4. Reward and talent teams were consolidated to create a joint function: Previously, the business had a recruitment team but no dedicated reward team. Peabody wanted to tie reward and talent together to create a stronger employee value proposition to attract new talent into the organisation.
  5. The people relations, engagement and wellbeing teams were combined: Insights from people relations issues, sickness absence data and engagement surveys can now be used to inform a more effective and holistic wellbeing strategy.
  6. A separate data team was created in the people operations team: This was to build capability in data-informed decision-making, but the team also produces monthly people dashboards across directorates to provide insight and inform strategy for future people projects. 

Enablers

There were several key enablers to ensure the model was implemented and embedded effectively:

  1. Building new role profiles: This has helped to communicate the new roles, expectations and key deliverables. Colleagues in these new roles have been supported by ongoing skills development, peer learning and CIPD training, where specific upskilling was needed.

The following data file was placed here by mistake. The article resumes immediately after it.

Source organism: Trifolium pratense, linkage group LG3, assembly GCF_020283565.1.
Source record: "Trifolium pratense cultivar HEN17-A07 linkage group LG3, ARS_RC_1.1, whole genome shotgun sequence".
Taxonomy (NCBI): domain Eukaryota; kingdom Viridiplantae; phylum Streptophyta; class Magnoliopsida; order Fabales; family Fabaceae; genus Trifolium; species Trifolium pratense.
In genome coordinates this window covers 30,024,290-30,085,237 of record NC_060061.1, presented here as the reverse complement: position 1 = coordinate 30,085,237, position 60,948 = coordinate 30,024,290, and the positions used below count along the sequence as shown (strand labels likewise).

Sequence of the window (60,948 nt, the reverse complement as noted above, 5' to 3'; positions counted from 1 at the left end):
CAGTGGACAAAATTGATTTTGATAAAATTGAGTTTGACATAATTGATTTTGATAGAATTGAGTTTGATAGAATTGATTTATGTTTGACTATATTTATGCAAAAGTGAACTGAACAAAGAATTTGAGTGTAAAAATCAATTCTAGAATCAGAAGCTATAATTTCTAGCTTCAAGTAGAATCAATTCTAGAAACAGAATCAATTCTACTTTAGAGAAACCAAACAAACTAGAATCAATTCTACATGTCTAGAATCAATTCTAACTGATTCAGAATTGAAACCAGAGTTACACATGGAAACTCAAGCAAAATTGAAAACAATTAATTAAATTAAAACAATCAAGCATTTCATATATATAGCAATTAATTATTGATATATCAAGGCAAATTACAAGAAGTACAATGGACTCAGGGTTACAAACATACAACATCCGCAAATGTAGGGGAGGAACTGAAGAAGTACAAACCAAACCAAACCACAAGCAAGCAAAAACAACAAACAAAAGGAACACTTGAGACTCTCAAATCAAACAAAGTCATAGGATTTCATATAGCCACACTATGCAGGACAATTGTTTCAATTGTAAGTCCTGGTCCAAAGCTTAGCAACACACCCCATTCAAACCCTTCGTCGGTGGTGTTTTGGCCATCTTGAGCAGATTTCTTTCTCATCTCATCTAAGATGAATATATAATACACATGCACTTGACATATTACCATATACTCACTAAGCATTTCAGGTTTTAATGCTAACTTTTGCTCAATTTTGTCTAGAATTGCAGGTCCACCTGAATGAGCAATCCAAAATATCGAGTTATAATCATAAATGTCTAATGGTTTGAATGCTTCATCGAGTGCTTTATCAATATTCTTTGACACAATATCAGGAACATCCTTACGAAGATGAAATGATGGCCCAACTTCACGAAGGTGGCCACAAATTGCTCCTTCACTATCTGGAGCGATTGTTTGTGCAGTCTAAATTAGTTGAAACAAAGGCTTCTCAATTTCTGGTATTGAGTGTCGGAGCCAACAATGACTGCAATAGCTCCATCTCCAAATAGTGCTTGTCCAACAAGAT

2. Drawing on internal data analytics skills to drive decision-making: Using data skills from within the business has enabled the people function to build dashboards and analytics. As Andrea Gordon explains: “Data and narrative are now used to drive solutions, so our people solutions are more proactive and targeted than they have ever been.”
  3. Having regular touchpoints with key stakeholders: By holding regular meetings with the people and culture leadership team, key stakeholders across the business have been actively involved in the transformation. Becky Russell, Head of Strategic Partnering, says: “Having those stakeholder meetings [gave us] the opportunity to talk, share and understand what's coming through the pipeline, so that the business can effectively prepare. It’s been really useful.”
Challenge areas

A key challenge has been shifting the mindsets and expectations of the people team to align with the new roles and the new people team structure. To help support this, the people team has focused on:

  • providing clarity around handoffs between different teams
  • embedding local people plans
  • separating strategic and operational tasks between strategic partners and other colleagues in the people and culture team
  • realigning expectations of the strategic partner role to ensure potential candidates understand the necessary skill requirements. As Andrea Gordon explains: “It’s a very different role - they need to challenge more and understand financial impact and consequences. Strategic partners need to understand their business area in depth, more than they had done in the past. The transformation resulted in a change of mindset for them [to start] acting more as a ‘broker’ for the rest of the people and culture team.”